Sasson Somekh’s wise and often gently funny memoir Baghdad, Yesterday takes shape like a series of telling snapshots from another time and place. The time is the 1930s and 40s and the place, Iraq, where Somekh and his family were part of the country’s then-flourishing Jewish community. The book-which was highly acclaimed when it was published in Israel in 2004 and which has since been translated into Turkish and Arabic-offers an intimate view of this milieu and manages both to describe vividly the young Somekh’s intellectual and emotional growth and to map the now-vanished world of Baghdad’s book stalls and literary cafés, its Arabic-speaking Jewish bank clerks, tuxedoed Iraqi-Jewish weddings, outdoor movies at the Cinema Diana, and bonfires by the Tigris. As the pieces of Somekh’s unsentimental and sharply drawn memoir accumulate, they also mount in meaning. The book celebrates the ups and downs of Iraqi Jewish life as it also portrays the eventual dissolution of the community in the early 1950s.
For years one of the world’s leading authorities on Arabic literature and among modern Hebrew’s most respected translators from contemporary Arabic poetry, Israel-Prize-winner Sasson Somekh has spent decades writing and teaching about a wide range of Middle Eastern cultural topics, and his personal and professional experience put him in a unique position to look back and reflect on the rich, startling, and now-vanished universe of mid-twentieth-century Baghdad.
“It is hard to overstate the beauty, originality, lucidity, gentleness, wisdom and importance of Baghdad, Yesterday.”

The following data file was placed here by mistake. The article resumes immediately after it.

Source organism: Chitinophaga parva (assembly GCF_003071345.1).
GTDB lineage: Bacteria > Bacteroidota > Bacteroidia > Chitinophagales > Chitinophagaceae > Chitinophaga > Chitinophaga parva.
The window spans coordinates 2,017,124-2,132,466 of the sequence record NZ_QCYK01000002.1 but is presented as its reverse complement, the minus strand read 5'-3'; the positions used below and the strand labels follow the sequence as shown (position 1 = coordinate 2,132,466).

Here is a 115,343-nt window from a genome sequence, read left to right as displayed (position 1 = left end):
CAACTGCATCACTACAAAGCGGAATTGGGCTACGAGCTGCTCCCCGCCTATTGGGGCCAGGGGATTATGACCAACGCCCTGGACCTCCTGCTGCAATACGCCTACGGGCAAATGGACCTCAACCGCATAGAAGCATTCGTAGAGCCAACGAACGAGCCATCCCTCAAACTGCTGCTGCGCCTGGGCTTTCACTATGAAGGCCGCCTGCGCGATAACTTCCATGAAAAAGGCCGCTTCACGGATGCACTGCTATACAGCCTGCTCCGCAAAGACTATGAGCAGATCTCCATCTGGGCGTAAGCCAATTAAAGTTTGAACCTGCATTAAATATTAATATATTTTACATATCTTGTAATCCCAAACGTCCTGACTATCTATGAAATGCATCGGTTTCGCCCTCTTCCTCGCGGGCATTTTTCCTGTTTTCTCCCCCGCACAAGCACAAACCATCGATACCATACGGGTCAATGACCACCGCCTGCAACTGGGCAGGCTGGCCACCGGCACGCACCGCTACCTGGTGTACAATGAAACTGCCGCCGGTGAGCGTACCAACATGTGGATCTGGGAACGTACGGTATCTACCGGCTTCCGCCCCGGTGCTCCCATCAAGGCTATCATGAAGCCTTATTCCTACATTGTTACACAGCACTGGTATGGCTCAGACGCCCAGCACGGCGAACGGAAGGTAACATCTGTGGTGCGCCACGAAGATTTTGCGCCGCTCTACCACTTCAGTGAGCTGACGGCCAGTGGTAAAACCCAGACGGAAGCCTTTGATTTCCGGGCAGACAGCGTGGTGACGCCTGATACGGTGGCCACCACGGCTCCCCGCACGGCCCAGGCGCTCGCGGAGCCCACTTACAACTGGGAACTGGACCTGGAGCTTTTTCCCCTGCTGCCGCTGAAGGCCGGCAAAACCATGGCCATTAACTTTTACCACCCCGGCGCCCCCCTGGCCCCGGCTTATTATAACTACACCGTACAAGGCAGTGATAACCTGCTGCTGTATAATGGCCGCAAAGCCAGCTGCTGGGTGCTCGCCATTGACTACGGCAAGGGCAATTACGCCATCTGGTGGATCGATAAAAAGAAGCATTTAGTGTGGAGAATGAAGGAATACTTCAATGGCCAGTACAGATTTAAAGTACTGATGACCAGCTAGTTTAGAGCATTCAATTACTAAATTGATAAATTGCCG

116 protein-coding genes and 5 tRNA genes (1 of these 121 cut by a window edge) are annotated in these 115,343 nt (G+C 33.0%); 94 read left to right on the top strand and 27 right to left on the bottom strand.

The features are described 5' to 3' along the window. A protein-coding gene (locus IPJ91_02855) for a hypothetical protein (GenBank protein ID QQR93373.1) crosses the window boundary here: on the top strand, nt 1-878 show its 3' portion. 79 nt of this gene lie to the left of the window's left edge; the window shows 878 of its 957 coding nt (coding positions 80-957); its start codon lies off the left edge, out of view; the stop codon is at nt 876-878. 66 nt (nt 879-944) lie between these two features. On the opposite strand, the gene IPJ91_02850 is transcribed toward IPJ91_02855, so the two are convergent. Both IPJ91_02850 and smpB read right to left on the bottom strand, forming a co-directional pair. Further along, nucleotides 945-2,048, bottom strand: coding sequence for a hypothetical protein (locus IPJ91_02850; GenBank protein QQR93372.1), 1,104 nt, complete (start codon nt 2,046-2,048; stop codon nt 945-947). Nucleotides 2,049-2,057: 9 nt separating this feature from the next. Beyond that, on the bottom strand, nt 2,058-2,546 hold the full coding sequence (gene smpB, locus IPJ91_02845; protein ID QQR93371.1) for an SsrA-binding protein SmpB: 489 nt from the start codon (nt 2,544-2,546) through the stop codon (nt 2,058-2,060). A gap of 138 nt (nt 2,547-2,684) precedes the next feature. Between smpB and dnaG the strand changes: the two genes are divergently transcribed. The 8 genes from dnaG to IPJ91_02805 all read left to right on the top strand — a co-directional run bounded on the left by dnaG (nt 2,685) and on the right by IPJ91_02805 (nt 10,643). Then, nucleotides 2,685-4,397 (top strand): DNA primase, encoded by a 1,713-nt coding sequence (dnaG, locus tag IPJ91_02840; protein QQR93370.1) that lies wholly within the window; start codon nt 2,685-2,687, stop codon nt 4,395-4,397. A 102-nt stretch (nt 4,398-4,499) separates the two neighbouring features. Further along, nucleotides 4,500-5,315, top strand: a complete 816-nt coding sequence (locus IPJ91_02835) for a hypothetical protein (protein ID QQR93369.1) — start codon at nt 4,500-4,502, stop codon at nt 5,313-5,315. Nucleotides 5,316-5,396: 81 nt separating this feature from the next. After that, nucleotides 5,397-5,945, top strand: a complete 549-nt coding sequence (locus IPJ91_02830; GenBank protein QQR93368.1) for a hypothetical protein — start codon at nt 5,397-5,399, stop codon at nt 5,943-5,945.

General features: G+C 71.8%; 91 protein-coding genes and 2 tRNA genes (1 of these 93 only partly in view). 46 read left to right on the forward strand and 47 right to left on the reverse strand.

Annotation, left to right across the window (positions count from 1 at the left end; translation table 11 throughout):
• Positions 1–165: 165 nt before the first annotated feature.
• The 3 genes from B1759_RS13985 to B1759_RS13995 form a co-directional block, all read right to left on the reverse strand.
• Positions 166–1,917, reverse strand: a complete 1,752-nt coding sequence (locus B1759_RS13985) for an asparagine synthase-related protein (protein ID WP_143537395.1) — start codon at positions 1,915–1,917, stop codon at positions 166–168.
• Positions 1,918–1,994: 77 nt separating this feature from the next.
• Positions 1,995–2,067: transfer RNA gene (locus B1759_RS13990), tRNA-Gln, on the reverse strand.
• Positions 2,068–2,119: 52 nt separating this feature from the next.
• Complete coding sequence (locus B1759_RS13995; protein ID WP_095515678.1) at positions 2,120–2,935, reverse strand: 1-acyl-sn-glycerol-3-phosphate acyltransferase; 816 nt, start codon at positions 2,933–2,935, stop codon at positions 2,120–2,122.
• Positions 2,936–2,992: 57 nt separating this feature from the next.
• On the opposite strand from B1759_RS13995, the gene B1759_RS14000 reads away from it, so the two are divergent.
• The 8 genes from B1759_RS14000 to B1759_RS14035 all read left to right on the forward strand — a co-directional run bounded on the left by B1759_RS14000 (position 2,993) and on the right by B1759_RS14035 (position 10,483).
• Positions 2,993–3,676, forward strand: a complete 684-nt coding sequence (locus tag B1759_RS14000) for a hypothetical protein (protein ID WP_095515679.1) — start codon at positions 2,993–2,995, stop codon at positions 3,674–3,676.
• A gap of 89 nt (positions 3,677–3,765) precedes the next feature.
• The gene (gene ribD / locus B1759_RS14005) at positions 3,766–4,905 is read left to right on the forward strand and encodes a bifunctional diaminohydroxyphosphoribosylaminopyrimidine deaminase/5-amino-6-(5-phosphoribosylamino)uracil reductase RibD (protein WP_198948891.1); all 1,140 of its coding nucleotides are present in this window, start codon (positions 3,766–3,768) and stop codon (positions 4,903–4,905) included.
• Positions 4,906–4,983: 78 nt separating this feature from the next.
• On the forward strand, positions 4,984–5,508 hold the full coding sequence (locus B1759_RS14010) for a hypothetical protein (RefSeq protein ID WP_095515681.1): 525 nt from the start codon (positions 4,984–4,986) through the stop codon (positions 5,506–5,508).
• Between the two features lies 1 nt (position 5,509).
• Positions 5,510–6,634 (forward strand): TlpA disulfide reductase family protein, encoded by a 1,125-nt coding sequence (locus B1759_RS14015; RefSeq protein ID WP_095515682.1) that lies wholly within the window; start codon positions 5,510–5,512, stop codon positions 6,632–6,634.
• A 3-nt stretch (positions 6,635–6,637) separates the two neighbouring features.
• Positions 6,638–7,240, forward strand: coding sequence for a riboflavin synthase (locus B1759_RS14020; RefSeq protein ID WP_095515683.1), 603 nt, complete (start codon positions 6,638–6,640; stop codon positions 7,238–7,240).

“The picture that emerges from Baghdad, Yesterday is one of closeness, cooperation, and a shared fate among the members of the city’s different religions. A letter [Somekh] received from the great Egyptian writer Naguib Mahfouz could serve as the book’s motto:
Both our peoples knew extraordinary partnership for many years in ancient times, during the Middle Ages, and in the modern era, with … quarrels and disputes being few and far between. Unfortunately, we have documented the disputes one hundred times more than the periods of friendship and cooperation. I dream of the day when, thanks to the collaboration among us, this region will become a home overflowing with the light of learning and science, and blessed by the highest principles of heaven.'”
SASSON SOMEKH was born in Baghdad in 1933 and moved to Israel in 1951. He began his career as an Arabic poet and his early work appeared in the Arabic literary magazines that were published in Iraq and Israel in the 1950s, though he eventually opted for an academic career. After obtaining his doctorate from Oxford, he returned to Israel and was one of the founders of the Department of Arabic Language and Literature at Tel Aviv University. He has published many books, including a ground-breaking monograph about Nobel Prize-winning Egyptian novelist Naguib Mahfouz and numerous collections of translations of Arabic poetry. The former head of the Israeli Academic Center in Cairo, he was awarded the Israel Prize in 2005 for his life’s work.
Paperback $16.95 212 pages ISBN 965-90125-8-6
Publication Date: November 2007
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